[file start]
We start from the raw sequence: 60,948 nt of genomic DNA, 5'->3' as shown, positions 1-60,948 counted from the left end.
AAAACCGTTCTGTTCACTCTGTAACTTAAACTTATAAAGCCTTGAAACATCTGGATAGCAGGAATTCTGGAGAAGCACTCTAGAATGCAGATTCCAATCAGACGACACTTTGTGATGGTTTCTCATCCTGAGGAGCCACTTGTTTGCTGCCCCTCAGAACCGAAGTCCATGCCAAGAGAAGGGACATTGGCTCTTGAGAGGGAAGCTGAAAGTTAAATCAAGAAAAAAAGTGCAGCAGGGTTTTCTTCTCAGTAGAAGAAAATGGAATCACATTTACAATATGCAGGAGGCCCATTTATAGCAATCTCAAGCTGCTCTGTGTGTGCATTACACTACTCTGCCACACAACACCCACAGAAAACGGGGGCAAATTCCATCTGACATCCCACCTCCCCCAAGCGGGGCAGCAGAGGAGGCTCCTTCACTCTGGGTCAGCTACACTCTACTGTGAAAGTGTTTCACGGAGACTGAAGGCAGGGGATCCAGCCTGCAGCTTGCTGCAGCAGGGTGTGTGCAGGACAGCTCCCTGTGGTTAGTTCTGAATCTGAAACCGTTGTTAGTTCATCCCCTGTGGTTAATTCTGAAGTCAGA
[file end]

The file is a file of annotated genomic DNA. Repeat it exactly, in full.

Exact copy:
We start from the raw sequence: 60,948 nt of genomic DNA, 5'->3' as shown, positions 1-60,948 counted from the left end.
AAAACCGTTCTGTTCACTCTGTAACTTAAACTTATAAAGCCTTGAAACATCTGGATAGCAGGAATTCTGGAGAAGCACTCTAGAATGCAGATTCCAATCAGACGACACTTTGTGATGGTTTCTCATCCTGAGGAGCCACTTGTTTGCTGCCCCTCAGAACCGAAGTCCATGCCAAGAGAAGGGACATTGGCTCTTGAGAGGGAAGCTGAAAGTTAAATCAAGAAAAAAAGTGCAGCAGGGTTTTCTTCTCAGTAGAAGAAAATGGAATCACATTTACAATATGCAGGAGGCCCATTTATAGCAATCTCAAGCTGCTCTGTGTGTGCATTACACTACTCTGCCACACAACACCCACAGAAAACGGGGGCAAATTCCATCTGACATCCCACCTCCCCCAAGCGGGGCAGCAGAGGAGGCTCCTTCACTCTGGGTCAGCTACACTCTACTGTGAAAGTGTTTCACGGAGACTGAAGGCAGGGGATCCAGCCTGCAGCTTGCTGCAGCAGGGTGTGTGCAGGACAGCTCCCTGTGGTTAGTTCTGAATCTGAAACCGTTGTTAGTTCATCCCCTGTGGTTAATTCTGAAGTCAGA